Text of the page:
How to Handle the Holidays with Grace

 

If dinner goes up in flames…
While certainly not ideal, as the hostess with the mostess it’s paramount you stay, calm, cool, and collected if something goes awry in the kitchen. Before the big day (Thanksgiving or Christmas), stock your pantry and fridge with back-up provisions in the rare event you have to make a quick and easy “plan b” meal (think a fabulous pasta dish, fresh caprese salad, and decadent gelato). It may not be what you had planned, however it will be delicious, you will be impossibly prepared, and the most important thing is you’ll still be able to enjoy time with loved ones.

If you overhear friends loudly quarreling about at your cookie exchange party…
Public arguments are as sticky as toffee pudding! To avoid a Real Housewives of Beverly Hills type brawl, walk over and casually ask one of them to help you in the kitchen. By giving them some space, they can cool down and gather themselves. If the friend you bring to the kitchen vents about the quarrel, listen, stay neutral, and warmly share that you know this is important to her but would she mind  finishing the discussion after the party.

If Aunt Milly pesters you about having children…

Bless her heart! Relatives love to inquire about the personal details of our lives during the holidays, and more often than not, the intentions are pure as the driven snow. Instead of getting huffy about Aunt Milly’s high hopes for you to have a babe, give her a warm smile, let her know it will be so special to be a mom when the time is right, and casually change the subject. If you still find yourself irritated by the interrogation, remember my motto: Always be kinder than you need to be!
 
If you’re worried your house guests will overstay their welcome like last year…
As we say in our book, Savvy Girl: A Guide to Etiquette, “House guests are like fish, they begin to stink after 3 days!” Before your holiday house guests arrive, politely and tactfully suggest the time frame of their visit and set expectations.

If you RSVP’d to a holiday party, but would rather attend another you were invited to…
You’re a radiant social butterfly and in high demand this holiday season! What’s a girl to do? If you’ve already RSVP’d to a party, you need to stay strong with your commitment and instead of bailing to go to bigger better soiree. Since you’re unable to attend the second fete, consider taking that host out for drinks or lunch post-party.

If a friend gives you a gift and you don’t have one for her…
It’s normal to feel a bit awkward when this happens, as our natural reaction is to reciprocate. Graciously thank your friend for the lovely gift and share how much you adore it instead of dwelling on the fact you don’t have anything for her. Also, try to avoid, “you shouldn’t have done that,” as you don’t want to minimize her thoughtfulness. If you feel indebted, consider taking her out for a fabulous brunch, or dropping off a divine homemade baked good at her house as a thank you.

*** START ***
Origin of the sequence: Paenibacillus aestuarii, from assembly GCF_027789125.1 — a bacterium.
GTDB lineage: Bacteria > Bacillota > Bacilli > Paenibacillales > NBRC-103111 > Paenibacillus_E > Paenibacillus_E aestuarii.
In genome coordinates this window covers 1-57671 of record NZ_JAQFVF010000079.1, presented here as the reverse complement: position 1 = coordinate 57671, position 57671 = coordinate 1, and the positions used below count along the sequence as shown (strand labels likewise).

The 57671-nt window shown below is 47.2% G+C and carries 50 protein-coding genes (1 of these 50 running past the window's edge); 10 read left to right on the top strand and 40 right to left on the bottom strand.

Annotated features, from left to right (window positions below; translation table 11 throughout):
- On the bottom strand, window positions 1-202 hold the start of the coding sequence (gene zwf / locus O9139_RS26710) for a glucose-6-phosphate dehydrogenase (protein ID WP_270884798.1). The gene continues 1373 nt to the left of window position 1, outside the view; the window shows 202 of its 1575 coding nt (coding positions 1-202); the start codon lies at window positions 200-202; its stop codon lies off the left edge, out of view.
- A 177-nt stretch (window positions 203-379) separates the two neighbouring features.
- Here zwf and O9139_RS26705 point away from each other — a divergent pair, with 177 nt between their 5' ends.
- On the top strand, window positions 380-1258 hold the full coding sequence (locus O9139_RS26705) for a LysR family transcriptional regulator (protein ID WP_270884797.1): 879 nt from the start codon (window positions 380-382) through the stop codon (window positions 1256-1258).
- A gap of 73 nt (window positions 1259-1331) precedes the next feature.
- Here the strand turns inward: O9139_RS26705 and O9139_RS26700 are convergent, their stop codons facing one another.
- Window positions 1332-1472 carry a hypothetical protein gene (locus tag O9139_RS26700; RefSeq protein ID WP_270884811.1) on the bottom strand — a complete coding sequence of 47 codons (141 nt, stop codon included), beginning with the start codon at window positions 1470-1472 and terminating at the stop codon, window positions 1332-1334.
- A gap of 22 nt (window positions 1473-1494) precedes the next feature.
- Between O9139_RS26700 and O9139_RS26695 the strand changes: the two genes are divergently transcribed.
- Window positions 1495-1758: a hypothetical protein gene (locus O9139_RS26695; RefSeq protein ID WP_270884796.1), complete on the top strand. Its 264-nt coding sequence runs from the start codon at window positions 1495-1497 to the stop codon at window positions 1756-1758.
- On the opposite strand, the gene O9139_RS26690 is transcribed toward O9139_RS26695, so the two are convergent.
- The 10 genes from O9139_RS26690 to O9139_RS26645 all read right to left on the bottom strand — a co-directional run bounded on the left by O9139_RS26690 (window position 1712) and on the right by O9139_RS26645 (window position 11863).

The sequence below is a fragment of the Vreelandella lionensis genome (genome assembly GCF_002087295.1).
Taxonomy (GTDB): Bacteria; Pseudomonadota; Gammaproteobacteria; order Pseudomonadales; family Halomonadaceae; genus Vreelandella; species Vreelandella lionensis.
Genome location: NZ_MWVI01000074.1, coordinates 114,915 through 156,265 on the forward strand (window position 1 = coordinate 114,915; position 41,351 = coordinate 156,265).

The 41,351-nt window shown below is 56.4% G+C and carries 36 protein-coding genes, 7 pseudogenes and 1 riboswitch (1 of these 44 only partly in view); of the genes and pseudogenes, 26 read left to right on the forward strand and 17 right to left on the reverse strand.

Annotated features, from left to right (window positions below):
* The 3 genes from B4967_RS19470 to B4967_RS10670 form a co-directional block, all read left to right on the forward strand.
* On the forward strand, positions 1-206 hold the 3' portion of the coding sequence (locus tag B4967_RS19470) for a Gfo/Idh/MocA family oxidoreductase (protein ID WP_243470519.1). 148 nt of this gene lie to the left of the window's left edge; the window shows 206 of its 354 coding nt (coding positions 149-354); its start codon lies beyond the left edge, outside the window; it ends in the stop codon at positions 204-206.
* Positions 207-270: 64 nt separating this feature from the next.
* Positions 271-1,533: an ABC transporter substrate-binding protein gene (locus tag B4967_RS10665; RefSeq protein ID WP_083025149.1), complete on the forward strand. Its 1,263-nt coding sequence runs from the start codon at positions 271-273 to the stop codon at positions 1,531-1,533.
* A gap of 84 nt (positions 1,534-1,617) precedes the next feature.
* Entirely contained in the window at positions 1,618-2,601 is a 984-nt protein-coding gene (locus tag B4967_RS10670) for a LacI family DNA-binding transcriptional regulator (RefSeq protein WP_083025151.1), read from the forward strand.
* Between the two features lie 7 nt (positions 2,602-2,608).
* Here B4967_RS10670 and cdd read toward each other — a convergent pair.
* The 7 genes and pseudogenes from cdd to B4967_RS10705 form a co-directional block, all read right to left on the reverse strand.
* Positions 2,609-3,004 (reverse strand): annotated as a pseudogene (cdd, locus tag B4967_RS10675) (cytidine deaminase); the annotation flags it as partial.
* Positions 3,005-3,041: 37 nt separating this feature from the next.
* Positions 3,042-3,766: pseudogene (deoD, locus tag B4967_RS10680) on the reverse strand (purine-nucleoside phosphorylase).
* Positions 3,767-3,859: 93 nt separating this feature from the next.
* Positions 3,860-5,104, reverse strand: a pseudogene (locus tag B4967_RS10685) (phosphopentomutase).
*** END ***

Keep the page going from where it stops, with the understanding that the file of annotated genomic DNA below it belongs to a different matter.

If your colleague corners you under the mistletoe at the Christmas party…
I think we can all agree it’s best not to dip the pen in the company ink! If your colleague has had one too many eggnog’s and tries to steal a holiday smooch, laugh it off with a “you’re so funny!” type remark, and go chat with some other co-workers.

Ask B: Cooking for a Crowd

Caitlin McGauley

Dear B, 

 
My husband and I have recently chosen to eliminate gluten and dairy from our diet in an effort to eat healthier. We are hosting my family for Thanksgiving this year and while we’re excited about cooking, none of them follow our new diet so we’re not sure what to prepare that we can all enjoy. Would it be rude to cook dishes that adheres to our new diet, even though my family eats gluten and dairy?

Sincerely, 
Dietary Dilemma 


Dietary Dilemma,Let me just say I commend you for the willpower you have to adhere to this diet – good for you and wishing you success in quest for good health! To keep everyone happy and thankful this Thanksgiving, I advise that you create a a variety of dishes to please everyone’s palates, as it’s considerate to take into account your guest’s preferences as well since they are not on this diet (*if you had a severe food allergy, then I would advise you prepare food that eliminates anything you’re allergic too). Since your family doesn’t have any eating restrictions, I’m guessing they will want to indulge in a bit of butter and stuffing next week and by golly let them do so! So here’s what you do – since you can all eat turkey, prepare a gorgeous golden bird, and then whip up a variety of side dishes that are traditional as well as those that align with your diet, and that way everyone is happy and well-fed. Side dish considerations: mashed potatoes (for your fam), roasted butternut squash (for you and your hubby), stuffing (for your fam), sautéed haricot verts (for everyone), etc. As for dessert, consider two options, such as a decadent pecan pie for the fam, and then a gluten, dairy free treat for you, your hubby, and anyone else who is so inclined. Happy Thanksgiving!